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UK foreign minister James Cleverly on Wednesday sought to repair ties with China during the first high-level British government visit to Beijing for five years, emphasising the need for further dialogue even if it included areas of “disagreement”.
In a meeting with Chinese foreign minister Wang Yi, Cleverly said he had “always been able to speak frankly” with his counterpart but also pointed to “opportunities that could benefit the wider world if we can ensure that our bilateral relationship is positive”.
“As two countries that have a global outlook, that trade widely across the world, and whose future prosperity is dependent upon peace and dialogue, it is important for us to maintain these channels of communication,” he added.
Cleverly’s visit came as worsening ties between Washington and Beijing have cast a cloud over China’s wider relations with the west and pressured international businesses to reduce their dependence on the country.
It coincided with a visit from US secretary of commerce Gina Raimondo, who this week also pushed to reopen communication with China but warned that American companies were beginning to see it as “uninvestable”.
Over the course of his one-day trip, which also included a meeting with Chinese vice-president Han Zheng, Cleverly sought to balance a push for more communication with a willingness to highlight the differences that have weighed heavily on relations between the two countries for years.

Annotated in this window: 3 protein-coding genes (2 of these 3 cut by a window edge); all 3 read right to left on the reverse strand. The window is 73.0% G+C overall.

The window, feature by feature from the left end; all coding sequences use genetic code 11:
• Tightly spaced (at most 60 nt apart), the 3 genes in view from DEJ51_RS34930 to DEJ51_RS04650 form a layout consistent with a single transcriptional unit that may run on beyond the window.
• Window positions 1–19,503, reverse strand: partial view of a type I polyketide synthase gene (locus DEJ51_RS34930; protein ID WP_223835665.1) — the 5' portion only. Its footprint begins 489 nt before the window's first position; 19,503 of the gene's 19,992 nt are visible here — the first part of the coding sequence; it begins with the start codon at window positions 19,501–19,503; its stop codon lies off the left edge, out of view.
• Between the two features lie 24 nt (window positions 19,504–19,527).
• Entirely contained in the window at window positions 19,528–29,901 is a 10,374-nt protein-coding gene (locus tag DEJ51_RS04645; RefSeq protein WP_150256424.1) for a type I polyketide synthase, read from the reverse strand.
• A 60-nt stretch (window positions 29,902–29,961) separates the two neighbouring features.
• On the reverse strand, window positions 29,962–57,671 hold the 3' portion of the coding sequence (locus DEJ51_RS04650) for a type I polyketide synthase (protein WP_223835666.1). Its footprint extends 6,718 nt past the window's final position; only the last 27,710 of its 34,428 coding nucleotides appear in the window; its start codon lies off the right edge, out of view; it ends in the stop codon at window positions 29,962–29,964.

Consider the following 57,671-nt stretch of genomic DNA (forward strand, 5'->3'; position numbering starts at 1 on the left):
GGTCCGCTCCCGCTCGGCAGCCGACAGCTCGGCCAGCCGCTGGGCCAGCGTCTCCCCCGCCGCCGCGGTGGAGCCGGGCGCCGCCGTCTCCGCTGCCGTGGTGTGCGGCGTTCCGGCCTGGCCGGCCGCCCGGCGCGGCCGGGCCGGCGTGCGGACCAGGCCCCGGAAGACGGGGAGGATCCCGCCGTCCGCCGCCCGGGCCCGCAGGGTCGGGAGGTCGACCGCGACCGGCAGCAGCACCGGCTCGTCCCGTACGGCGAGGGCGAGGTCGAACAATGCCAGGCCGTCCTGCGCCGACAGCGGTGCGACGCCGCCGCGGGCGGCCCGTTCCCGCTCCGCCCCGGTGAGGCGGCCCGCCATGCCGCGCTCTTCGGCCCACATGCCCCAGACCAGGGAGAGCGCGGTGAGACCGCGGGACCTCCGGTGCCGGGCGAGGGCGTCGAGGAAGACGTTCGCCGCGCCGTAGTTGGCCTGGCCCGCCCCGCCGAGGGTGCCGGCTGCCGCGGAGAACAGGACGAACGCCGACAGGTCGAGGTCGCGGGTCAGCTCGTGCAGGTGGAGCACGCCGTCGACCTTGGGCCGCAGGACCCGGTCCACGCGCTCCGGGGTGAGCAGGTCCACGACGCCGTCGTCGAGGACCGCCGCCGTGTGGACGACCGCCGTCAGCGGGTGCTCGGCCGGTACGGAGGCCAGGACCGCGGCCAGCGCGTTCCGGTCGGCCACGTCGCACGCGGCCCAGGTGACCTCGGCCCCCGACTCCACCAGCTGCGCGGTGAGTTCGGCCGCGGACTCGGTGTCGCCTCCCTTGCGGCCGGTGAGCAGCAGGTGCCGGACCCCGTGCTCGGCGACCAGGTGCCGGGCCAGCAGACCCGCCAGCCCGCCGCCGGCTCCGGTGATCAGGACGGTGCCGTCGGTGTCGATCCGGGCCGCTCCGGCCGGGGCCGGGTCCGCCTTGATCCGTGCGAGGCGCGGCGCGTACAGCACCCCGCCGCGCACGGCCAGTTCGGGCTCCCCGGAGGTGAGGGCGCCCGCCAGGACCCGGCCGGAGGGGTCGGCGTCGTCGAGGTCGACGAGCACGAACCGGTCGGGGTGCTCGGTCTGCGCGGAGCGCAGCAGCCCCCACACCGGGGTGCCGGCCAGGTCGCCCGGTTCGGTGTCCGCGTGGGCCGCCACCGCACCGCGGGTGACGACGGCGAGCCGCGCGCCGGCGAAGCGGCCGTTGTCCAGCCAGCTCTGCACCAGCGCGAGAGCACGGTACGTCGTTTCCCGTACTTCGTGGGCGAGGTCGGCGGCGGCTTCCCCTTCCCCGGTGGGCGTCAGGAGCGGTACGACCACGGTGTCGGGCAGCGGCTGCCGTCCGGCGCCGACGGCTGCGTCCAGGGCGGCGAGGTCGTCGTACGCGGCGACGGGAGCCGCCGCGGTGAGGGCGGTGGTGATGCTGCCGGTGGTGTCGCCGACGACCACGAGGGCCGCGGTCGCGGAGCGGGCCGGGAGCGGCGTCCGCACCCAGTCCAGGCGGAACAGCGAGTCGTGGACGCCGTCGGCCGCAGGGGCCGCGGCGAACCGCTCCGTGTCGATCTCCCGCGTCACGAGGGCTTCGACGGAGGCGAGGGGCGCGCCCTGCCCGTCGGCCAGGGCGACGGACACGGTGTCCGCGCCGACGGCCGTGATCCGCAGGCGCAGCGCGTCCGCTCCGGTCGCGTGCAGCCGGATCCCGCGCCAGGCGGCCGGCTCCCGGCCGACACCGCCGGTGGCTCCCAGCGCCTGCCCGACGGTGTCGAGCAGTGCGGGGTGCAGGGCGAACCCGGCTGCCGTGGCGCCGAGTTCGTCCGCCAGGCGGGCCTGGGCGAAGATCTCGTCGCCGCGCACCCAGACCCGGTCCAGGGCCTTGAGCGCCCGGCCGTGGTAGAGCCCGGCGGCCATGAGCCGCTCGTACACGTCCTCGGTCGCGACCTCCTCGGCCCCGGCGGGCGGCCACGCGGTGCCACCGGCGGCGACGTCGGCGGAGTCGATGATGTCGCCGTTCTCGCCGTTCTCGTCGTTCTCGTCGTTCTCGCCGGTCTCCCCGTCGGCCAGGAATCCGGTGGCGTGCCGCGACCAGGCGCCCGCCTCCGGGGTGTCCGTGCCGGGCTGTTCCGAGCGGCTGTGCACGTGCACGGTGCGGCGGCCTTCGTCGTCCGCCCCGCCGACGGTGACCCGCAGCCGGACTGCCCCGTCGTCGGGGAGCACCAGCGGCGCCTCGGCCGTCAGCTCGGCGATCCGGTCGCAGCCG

Cleverly has been criticised for going to Beijing by parliamentarians in his own Conservative party, with some expressing concern over China’s human rights record in Xinjiang and its policies in Hong Kong, where a 2020 national security law has suppressed protest.
“I’ve had a number of conversations with senior representatives of the Chinese government, and I have raised human rights in every single one of those meetings and I will continue to do so,” Cleverly told broadcasters on Wednesday.
In response to a question about Russia’s invasion of Ukraine, he said it was in China’s interests for the war to come to “a fair and successful conclusion”, according to the BBC. China has declined to condemn the invasion.
Wang struck a similarly cautious tone to Cleverly, emphasising “dialogue and co-operation” but also referring to “current difficulties” and “noise” in Sino-British relations, which he said were “facing the decision of what path to take”.
Both UK prime minister Rishi Sunak and Chinese president Xi Jinping are expected to attend the G20 summit in New Delhi next month.
“Ultimately, it is important for our prime minister and your president to have the opportunity to speak directly as well,” Cleverly told Wang.
At talks with Cleverly at Beijing’s Great Hall of the People, Han referred to meetings he had attended this year “with friends from the UK business community”, including HSBC, Standard Chartered and Jardine Matheson.
“British and Chinese enterprises look forward to more practical co-operation and deepening our co-operation in the economy and finance, and more areas,” said Han.
At a meeting at the British ambassador’s residence with about 15 UK businesses with a presence in China, Cleverly emphasised the need to avoid disengaging with the country, according to one person in attendance.
British business groups said the UK foreign secretary’s visit had been received well by companies, many of whom have this year sent senior executives to the mainland for the first time since three years of zero-Covid restrictions were lifted.
Julian Fisher, chair of the British Chambers of Commerce in Beijing, said “three years of zero Covid have left China in a very unusual position”, adding visits by senior UK government representatives should be “more frequent”.